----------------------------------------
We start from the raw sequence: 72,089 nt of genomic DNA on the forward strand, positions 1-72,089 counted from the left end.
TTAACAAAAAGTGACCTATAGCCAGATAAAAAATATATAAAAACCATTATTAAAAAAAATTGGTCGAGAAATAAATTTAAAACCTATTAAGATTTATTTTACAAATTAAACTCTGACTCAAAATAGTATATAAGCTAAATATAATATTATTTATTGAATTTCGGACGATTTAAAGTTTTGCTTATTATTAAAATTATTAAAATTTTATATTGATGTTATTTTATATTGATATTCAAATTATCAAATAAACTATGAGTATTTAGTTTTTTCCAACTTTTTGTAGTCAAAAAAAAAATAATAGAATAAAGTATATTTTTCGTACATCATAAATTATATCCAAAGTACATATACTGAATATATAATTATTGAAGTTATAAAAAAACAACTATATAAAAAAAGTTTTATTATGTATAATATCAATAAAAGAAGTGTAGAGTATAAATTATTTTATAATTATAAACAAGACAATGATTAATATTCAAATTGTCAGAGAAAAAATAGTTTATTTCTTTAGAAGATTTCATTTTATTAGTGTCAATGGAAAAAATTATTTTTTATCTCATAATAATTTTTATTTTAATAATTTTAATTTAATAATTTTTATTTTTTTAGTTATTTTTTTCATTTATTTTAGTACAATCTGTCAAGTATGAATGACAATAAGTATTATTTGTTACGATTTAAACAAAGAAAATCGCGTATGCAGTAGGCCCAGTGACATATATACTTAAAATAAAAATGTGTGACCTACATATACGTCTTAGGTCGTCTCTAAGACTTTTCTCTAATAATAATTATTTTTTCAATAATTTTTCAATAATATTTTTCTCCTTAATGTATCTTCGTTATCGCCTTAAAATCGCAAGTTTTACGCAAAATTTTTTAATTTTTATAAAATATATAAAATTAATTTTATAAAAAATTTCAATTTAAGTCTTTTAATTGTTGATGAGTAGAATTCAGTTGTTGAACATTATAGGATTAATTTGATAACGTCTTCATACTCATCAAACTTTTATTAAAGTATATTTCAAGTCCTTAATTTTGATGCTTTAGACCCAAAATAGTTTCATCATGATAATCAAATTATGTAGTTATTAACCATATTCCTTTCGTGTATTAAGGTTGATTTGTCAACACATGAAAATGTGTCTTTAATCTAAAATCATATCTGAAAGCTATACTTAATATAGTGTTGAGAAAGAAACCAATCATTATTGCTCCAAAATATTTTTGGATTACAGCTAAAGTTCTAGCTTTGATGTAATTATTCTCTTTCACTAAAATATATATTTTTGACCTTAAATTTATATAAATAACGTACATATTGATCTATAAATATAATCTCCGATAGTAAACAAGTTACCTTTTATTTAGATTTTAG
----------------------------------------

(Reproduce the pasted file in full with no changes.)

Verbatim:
We start from the raw sequence: 72,089 nt of genomic DNA on the forward strand, positions 1-72,089 counted from the left end.
TTAACAAAAAGTGACCTATAGCCAGATAAAAAATATATAAAAACCATTATTAAAAAAAATTGGTCGAGAAATAAATTTAAAACCTATTAAGATTTATTTTACAAATTAAACTCTGACTCAAAATAGTATATAAGCTAAATATAATATTATTTATTGAATTTCGGACGATTTAAAGTTTTGCTTATTATTAAAATTATTAAAATTTTATATTGATGTTATTTTATATTGATATTCAAATTATCAAATAAACTATGAGTATTTAGTTTTTTCCAACTTTTTGTAGTCAAAAAAAAAATAATAGAATAAAGTATATTTTTCGTACATCATAAATTATATCCAAAGTACATATACTGAATATATAATTATTGAAGTTATAAAAAAACAACTATATAAAAAAAGTTTTATTATGTATAATATCAATAAAAGAAGTGTAGAGTATAAATTATTTTATAATTATAAACAAGACAATGATTAATATTCAAATTGTCAGAGAAAAAATAGTTTATTTCTTTAGAAGATTTCATTTTATTAGTGTCAATGGAAAAAATTATTTTTTATCTCATAATAATTTTTATTTTAATAATTTTAATTTAATAATTTTTATTTTTTTAGTTATTTTTTTCATTTATTTTAGTACAATCTGTCAAGTATGAATGACAATAAGTATTATTTGTTACGATTTAAACAAAGAAAATCGCGTATGCAGTAGGCCCAGTGACATATATACTTAAAATAAAAATGTGTGACCTACATATACGTCTTAGGTCGTCTCTAAGACTTTTCTCTAATAATAATTATTTTTTCAATAATTTTTCAATAATATTTTTCTCCTTAATGTATCTTCGTTATCGCCTTAAAATCGCAAGTTTTACGCAAAATTTTTTAATTTTTATAAAATATATAAAATTAATTTTATAAAAAATTTCAATTTAAGTCTTTTAATTGTTGATGAGTAGAATTCAGTTGTTGAACATTATAGGATTAATTTGATAACGTCTTCATACTCATCAAACTTTTATTAAAGTATATTTCAAGTCCTTAATTTTGATGCTTTAGACCCAAAATAGTTTCATCATGATAATCAAATTATGTAGTTATTAACCATATTCCTTTCGTGTATTAAGGTTGATTTGTCAACACATGAAAATGTGTCTTTAATCTAAAATCATATCTGAAAGCTATACTTAATATAGTGTTGAGAAAGAAACCAATCATTATTGCTCCAAAATATTTTTGGATTACAGCTAAAGTTCTAGCTTTGATGTAATTATTCTCTTTCACTAAAATATATATTTTTGACCTTAAATTTATATAAATAACGTACATATTGATCTATAAATATAATCTCCGATAGTAAACAAGTTACCTTTTATTTAGATTTTAG